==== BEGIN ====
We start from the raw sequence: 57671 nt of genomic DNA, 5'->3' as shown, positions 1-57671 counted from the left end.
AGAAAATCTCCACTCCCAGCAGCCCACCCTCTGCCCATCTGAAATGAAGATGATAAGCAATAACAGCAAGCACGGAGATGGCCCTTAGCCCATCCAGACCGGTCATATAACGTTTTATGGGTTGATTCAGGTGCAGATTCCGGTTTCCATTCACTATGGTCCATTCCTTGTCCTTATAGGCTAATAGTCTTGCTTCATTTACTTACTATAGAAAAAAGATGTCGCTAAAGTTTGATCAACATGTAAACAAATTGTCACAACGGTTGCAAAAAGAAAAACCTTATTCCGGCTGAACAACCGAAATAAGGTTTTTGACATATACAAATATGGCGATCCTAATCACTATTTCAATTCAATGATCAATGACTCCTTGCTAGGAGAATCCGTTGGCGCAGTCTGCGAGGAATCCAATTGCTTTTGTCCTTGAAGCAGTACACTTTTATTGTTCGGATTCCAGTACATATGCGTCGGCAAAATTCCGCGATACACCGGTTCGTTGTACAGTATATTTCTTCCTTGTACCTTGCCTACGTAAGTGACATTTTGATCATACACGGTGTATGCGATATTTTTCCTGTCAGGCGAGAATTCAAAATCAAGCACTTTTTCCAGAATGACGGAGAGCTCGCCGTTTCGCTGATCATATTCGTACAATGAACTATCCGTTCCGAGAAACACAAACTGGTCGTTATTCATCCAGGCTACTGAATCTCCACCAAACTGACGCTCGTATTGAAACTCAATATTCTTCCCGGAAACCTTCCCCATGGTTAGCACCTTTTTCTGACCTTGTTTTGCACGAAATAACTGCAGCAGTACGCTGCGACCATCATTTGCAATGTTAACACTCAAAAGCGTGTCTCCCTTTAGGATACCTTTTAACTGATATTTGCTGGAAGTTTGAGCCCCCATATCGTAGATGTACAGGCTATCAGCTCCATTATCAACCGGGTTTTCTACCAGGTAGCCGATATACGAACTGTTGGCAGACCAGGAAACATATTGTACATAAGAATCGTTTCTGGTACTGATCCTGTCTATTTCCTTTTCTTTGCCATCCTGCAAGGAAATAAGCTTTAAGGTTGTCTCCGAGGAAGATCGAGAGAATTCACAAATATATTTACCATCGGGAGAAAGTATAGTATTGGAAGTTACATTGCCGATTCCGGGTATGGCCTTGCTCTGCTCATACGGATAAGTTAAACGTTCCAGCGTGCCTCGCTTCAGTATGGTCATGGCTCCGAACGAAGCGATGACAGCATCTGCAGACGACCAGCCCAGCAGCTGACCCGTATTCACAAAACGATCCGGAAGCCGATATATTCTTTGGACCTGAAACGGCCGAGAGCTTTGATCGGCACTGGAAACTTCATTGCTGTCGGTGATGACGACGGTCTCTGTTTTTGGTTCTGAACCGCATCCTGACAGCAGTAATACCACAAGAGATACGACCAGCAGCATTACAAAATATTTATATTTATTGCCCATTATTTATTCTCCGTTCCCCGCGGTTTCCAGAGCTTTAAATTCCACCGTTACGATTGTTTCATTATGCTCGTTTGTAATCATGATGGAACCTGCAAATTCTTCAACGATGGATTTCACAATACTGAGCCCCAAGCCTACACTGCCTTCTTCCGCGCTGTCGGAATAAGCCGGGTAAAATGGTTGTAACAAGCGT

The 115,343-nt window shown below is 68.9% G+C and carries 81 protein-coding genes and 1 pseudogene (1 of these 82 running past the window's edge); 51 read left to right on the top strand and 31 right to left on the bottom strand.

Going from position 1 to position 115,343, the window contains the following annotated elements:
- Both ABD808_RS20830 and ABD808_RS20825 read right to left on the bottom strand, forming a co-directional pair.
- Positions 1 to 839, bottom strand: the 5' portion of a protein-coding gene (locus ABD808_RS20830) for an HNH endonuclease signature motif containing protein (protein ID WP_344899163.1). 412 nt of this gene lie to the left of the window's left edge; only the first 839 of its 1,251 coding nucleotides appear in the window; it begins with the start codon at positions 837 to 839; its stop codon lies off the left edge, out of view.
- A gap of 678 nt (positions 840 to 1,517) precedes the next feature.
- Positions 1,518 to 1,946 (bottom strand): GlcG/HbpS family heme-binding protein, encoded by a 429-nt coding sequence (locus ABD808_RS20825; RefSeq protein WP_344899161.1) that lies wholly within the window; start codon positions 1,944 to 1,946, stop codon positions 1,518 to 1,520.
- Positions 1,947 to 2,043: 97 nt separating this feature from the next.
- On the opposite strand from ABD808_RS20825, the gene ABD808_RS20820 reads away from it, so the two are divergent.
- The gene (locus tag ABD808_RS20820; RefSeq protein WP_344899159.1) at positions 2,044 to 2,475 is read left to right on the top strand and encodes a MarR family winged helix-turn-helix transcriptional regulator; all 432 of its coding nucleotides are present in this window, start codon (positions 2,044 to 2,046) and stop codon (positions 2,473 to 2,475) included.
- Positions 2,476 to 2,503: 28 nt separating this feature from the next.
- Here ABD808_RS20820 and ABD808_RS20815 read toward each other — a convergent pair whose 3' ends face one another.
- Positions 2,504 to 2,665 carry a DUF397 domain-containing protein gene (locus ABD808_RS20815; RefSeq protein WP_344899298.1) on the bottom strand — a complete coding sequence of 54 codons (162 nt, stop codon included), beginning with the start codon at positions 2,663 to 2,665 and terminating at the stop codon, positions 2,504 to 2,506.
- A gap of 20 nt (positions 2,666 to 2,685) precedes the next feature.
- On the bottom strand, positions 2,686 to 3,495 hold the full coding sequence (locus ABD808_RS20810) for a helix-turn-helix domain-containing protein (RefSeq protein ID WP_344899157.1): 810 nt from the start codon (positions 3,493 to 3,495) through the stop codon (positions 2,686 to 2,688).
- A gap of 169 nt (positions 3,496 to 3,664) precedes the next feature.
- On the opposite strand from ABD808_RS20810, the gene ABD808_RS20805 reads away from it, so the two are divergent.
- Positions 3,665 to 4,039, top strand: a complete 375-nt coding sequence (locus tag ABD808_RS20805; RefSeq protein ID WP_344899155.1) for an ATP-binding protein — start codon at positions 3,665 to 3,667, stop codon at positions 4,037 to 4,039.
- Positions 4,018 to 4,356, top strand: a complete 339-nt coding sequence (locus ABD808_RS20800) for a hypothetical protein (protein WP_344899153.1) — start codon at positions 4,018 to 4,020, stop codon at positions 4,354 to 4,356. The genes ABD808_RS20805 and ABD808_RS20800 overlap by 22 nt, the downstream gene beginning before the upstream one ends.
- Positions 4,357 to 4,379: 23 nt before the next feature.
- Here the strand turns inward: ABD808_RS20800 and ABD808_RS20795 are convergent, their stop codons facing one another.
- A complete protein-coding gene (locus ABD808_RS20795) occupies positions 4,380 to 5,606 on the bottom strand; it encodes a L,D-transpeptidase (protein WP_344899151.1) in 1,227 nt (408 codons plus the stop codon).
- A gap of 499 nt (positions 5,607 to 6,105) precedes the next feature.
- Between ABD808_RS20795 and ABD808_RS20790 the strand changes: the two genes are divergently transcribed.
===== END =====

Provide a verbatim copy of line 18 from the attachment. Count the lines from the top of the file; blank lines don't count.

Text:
- On the opposite strand from ABD808_RS20810, the gene ABD808_RS20805 reads away from it, so the two are divergent.